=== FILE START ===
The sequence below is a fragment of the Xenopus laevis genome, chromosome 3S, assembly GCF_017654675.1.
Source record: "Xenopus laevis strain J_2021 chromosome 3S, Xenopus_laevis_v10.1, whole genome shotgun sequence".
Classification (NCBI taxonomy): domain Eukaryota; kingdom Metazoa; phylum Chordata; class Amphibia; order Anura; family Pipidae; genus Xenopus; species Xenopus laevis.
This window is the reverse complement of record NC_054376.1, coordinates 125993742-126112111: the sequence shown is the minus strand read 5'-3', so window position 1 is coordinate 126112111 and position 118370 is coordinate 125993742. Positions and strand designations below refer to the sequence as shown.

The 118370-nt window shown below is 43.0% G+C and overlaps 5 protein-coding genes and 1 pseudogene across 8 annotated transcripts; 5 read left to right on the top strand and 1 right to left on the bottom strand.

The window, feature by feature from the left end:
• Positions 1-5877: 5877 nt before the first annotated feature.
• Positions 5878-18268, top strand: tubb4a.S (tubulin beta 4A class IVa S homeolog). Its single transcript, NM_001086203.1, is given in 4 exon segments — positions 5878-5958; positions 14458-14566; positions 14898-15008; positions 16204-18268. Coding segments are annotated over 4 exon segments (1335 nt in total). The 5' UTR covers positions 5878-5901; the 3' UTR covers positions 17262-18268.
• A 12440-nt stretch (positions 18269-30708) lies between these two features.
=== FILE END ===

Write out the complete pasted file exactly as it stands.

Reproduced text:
The sequence below is a fragment of the Xenopus laevis genome, chromosome 3S, assembly GCF_017654675.1.
Source record: "Xenopus laevis strain J_2021 chromosome 3S, Xenopus_laevis_v10.1, whole genome shotgun sequence".
Classification (NCBI taxonomy): domain Eukaryota; kingdom Metazoa; phylum Chordata; class Amphibia; order Anura; family Pipidae; genus Xenopus; species Xenopus laevis.
This window is the reverse complement of record NC_054376.1, coordinates 125993742-126112111: the sequence shown is the minus strand read 5'-3', so window position 1 is coordinate 126112111 and position 118370 is coordinate 125993742. Positions and strand designations below refer to the sequence as shown.

The 118370-nt window shown below is 43.0% G+C and overlaps 5 protein-coding genes and 1 pseudogene across 8 annotated transcripts; 5 read left to right on the top strand and 1 right to left on the bottom strand.

The window, feature by feature from the left end:
• Positions 1-5877: 5877 nt before the first annotated feature.
• Positions 5878-18268, top strand: tubb4a.S (tubulin beta 4A class IVa S homeolog). Its single transcript, NM_001086203.1, is given in 4 exon segments — positions 5878-5958; positions 14458-14566; positions 14898-15008; positions 16204-18268. Coding segments are annotated over 4 exon segments (1335 nt in total). The 5' UTR covers positions 5878-5901; the 3' UTR covers positions 17262-18268.
• A 12440-nt stretch (positions 18269-30708) lies between these two features.